Carolin Hilpert

Carolin Hilpert

Phone:           0049 (0) 151 2278 9560
Date of Birth:  2 October 1984, Munich


After my Abitur in Munich, I went to pursue my Bachelor’s Degree at an American institution, Franklin College in Lugano, Switzerland. With a major in International Relations, I wrote my thesis on the International Law of the Outer Space. In 2007, I received my BA with highest distinction. Thereafter, I attended a small program at the Swiss Federal Institute of Technology, (Eidgenössische Technische Hochschule, ETH) in Zurich. The master in Comparative and International Studies was very academically oriented. During my studies I worked for a year at the Swiss Center for Security Studies and did an internship with the German Embassy in Vienna.
After receiving my Master of Arts, I went to work for a media analysis company in Cologne. My work focused on the energy sector and included writing reports for major companies in this field. When I decided to pursue a PhD at the Universität der Bundeswehr, I moved back to Munich. I am currently working at the Bavarian State Library while at the same time writing my PhD. Moreover, I continue to write articles and analyses for the Swiss International Relations and Security Network (ISN).

For examples of my work, please see

Germany’s Afghan Dilemma, 14 July 2009

The Relationship Between Energy Infrastructure Attacks and Crude Oil Prices, 27 October 2009 (together with Jennifer Giroux)

The topic of my PhD

German Strategic Culture and the Challenge at the Hindu Kusch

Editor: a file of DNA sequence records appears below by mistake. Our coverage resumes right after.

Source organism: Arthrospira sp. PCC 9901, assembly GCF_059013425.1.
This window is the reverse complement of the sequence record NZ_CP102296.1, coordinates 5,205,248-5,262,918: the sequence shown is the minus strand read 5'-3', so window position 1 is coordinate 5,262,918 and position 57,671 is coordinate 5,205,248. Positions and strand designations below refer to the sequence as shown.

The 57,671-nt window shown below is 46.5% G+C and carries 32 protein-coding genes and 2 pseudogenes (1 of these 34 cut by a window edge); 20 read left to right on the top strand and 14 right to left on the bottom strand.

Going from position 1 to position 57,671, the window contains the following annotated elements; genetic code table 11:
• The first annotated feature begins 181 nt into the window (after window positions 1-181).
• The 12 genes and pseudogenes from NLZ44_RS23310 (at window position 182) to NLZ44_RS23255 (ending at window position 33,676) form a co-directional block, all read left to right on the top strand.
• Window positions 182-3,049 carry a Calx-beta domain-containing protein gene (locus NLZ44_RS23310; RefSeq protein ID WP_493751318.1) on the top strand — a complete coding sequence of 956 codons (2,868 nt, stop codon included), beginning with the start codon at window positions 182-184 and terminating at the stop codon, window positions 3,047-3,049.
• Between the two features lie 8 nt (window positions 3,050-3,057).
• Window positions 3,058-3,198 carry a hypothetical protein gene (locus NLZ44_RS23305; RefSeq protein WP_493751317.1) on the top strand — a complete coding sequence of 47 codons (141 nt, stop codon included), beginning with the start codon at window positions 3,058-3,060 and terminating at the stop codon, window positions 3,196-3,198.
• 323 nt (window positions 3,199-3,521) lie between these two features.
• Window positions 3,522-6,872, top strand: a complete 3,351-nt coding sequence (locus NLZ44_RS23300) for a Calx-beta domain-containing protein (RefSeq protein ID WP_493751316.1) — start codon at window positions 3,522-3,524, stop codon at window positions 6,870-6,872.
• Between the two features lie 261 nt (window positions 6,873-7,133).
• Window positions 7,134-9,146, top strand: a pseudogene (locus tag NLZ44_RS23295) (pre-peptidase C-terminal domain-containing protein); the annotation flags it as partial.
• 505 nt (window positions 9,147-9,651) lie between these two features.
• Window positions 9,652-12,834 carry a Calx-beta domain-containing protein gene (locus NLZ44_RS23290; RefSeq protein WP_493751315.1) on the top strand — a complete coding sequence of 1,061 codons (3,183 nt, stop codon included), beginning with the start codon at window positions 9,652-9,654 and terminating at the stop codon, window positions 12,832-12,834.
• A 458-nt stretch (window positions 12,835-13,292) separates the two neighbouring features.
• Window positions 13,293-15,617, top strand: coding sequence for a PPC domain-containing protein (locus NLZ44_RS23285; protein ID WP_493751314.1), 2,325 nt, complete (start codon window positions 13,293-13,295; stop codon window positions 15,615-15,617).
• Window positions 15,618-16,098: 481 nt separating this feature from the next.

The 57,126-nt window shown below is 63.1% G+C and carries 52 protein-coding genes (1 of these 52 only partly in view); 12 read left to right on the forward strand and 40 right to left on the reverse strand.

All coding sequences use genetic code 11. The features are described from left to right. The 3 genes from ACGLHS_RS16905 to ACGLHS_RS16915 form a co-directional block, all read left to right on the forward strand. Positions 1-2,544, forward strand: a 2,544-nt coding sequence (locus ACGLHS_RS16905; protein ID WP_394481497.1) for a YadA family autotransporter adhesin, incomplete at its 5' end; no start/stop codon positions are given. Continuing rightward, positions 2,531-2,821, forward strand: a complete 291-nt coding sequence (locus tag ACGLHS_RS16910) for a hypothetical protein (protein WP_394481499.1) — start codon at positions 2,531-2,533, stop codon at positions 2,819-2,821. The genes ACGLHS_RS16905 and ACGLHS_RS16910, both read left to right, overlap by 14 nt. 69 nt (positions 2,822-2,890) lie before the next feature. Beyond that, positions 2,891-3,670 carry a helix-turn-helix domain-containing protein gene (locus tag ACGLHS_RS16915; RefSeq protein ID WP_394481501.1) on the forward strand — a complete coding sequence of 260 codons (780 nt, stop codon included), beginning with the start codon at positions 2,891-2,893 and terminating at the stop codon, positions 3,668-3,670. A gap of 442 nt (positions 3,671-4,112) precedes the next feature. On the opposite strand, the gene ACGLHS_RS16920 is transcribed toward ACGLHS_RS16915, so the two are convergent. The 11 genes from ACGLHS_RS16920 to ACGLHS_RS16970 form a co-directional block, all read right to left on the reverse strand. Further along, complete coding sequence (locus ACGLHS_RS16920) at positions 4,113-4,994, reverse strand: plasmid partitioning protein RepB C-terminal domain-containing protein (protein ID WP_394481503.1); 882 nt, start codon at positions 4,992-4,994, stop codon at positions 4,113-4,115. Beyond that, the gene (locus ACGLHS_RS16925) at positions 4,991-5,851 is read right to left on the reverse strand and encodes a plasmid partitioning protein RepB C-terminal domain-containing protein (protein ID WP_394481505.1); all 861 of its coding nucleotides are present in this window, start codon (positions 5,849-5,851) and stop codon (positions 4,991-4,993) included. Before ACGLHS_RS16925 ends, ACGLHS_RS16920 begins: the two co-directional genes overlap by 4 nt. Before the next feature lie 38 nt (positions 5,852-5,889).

The question to be addressed within this doctoral thesis is how the Bundeswehr deployment in Afghanistan affects or changes Germany’s strategic culture. Germany currently finds itself in the crossfire between two competing imperatives: One the one hand, Germany's strategic culture is shaped by a reluctance to participate in genuine combat operations. On the other hand, the Taliban impose upon the German forces their war and make it impossible for the Bundeswehr to achieve their reconstruction aims.
The concept of “strategic culture” helps understand Germany’s current dilemma in Afghanistan. It was, among else, the legacy of two devastating world wars that has made Germany an antimilitarist, civilian power. In essence, the founders of the Federal Republic deleted, even maligned the concept of war-making in such a way that several generations after Germany’s values would still be shaped by an anti-militarist stance. Even though Germany does today participate in foreign military deployments, it still does so hesitantly, more willing to assist with civil reconstruction or foreign aid than with actual military means. Germany is a unique case because its armed forces are subject to parliamentary control. In no other state, the parliament has such a power over the military.
In Afghanistan, Germany’s current way of warfare, its emphasis on civil reconstruction rather than military means, its preference for multilateral rather than unilateral action, and its inclination towards finding diplomatic solutions rather than sending the Armed Forces, is challenged to an extent never seen before. Given the deteriorating security situation in Afghanistan and the fact that German military camps are increasingly attacked means that Germany cannot continue its previous way of operation. It seems impossible for Bundeswehr forces to continue building bridges and schools in Afghanistan – instead they have to defend themselves resorting to the use of force. This research endeavor analyzes the impacts that this challenge has on Germany strategic culture. Does it make Germany more assertive regarding the use of force or does it not have an impact at all, will Germany continue to be an anti-militarist civilian power? A change in Germany’s strategic culture will have greater repercussions for its role in the international system, its future security policy and they way the Armed Forces are seen by society.